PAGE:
Famous CPR and cardiac resuscitation researcher/ engineer Guy Knickerbocker, now 82, made a special appearance at the 2014 ECCU Conference in Las Vegas on Tuesday and was recognized for his part in the development of CPR and other resuscitative measures that have saved countless lives. In 1954, Knickerbocker, a Baltimore native, began working toward his PhD in electrical engineering at Johns Hopkins University in the laboratory of William Kouwenhoven. Knickerbocker was a dedicated engineer who worked long hours in the Johns Hopkins lab and made key observations that led to the development of devices to restart stopped or quivering hearts, and a method to sustain circulation long enough to save lives. His teammate, James Jude, MD, was quoted as say that Knickerbocker’s discovery was “A chance observation to a fertile young mind.”
In 1958, William Kouwenhoven’s laboratory had received funding from the Edison Electric Institute and National Institute of Health to develop a portable defibrillator that would be useful for electric companies to treat their utility linemen who suffered electrocution.1 Knickerbocker, a dedicated researcher who frequently came into the lab on weekends, made a crucial observation one Saturday when he noticed that there was a brief, temporary rise in blood pressure that occurred when heavy copper electrodes were applied to the chest wall of a dog whose heart had stopped beating and the dog was kept alive with manual heart massage while the electrodes were being retrieved from another area of the hospital.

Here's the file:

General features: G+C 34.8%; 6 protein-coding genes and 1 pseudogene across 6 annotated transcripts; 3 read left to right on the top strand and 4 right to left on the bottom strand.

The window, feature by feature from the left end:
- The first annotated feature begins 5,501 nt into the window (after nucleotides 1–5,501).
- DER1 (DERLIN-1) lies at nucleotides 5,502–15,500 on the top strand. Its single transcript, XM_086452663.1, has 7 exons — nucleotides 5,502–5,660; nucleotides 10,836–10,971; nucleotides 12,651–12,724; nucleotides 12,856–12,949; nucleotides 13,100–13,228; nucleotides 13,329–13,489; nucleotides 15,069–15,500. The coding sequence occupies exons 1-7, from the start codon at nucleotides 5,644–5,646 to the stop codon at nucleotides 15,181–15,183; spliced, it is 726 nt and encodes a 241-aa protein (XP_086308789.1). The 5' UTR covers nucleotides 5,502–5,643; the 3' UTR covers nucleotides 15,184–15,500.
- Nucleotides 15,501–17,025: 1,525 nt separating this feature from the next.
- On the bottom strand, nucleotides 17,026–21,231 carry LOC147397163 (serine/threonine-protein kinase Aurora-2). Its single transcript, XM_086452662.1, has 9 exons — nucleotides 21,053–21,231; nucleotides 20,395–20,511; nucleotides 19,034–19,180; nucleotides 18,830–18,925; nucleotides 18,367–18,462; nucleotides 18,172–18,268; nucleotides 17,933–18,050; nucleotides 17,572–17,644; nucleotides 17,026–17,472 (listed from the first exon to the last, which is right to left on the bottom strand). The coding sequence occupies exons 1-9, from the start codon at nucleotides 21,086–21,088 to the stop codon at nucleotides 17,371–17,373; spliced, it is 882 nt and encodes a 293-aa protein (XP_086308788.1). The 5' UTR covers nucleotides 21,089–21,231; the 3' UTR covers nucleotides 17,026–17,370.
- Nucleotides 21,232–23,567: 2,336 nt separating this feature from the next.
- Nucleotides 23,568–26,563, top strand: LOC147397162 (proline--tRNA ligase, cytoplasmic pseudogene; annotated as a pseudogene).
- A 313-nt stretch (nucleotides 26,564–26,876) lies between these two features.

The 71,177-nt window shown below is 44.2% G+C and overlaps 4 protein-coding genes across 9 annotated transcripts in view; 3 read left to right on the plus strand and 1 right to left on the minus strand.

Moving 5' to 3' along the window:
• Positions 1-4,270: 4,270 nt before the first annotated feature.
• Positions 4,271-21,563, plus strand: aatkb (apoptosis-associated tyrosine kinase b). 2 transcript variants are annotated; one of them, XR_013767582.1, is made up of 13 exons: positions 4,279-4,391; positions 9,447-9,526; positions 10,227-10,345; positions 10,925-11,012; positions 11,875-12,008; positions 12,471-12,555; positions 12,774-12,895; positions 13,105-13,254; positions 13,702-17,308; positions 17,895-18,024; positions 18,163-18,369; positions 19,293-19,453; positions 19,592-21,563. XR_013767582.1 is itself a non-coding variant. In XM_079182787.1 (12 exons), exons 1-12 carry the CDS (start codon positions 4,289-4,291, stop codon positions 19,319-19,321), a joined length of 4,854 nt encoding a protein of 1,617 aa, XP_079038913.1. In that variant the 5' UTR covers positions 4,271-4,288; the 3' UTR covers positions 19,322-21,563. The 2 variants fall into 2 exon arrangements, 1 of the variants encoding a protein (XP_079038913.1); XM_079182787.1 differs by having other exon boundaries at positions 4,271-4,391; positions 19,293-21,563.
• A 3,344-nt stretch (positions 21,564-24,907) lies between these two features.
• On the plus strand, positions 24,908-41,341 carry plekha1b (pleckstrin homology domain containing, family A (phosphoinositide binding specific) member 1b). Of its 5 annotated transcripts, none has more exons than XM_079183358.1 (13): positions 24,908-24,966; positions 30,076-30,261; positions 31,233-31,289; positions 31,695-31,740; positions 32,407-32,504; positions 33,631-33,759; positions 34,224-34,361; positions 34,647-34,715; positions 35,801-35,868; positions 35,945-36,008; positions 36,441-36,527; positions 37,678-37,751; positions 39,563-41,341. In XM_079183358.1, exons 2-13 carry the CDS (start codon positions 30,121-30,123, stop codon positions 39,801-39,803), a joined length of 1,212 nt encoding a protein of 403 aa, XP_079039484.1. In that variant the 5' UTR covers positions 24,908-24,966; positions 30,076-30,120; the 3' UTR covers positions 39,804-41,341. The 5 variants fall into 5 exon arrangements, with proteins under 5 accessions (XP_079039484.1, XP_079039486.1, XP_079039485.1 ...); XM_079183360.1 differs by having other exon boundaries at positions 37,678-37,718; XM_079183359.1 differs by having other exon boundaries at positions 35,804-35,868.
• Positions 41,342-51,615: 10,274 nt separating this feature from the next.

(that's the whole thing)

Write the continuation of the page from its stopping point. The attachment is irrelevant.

Knickerbocker told Dr. James Jude, a cardiac surgeon about his discovery and the rest is history. Dr. Jude immediately recognized the significance of the Knickerbocker’s observation. It was external cardiac massage. The team of Jude, Kouwenhoven and Knickerbocker duplicated and elaborated on the experiments and found that they could extend the time to successful defibrillation and survival of dog to over an hour with external massage by way of chest compressions. The first documented, successful case of their method being used on a human patient, a 35-year-old woman, was in July 1959.2
In the early 1960s members of the Johns Hopkins team travelled the United States and Puerto Rico presenting their method of external cardiac massage, combined with mouth to mouth resuscitation – what we now know as CPR. In 1962 a training video called "The Pulse of Life” was created by Jude, Knickerbocker and Peter Safar. Kouwenhoven, Jude and Knickerbocker received the Hektoen Gold Medal of the American Medical Association for their work.
Knickerbocker’s dedication to the perfection and promotion of CPR also had a personal connection; his father received CPR in 1963 when he arrested while recovering from a heart attack.
Footnote: 1-2 www.scienceheroes.com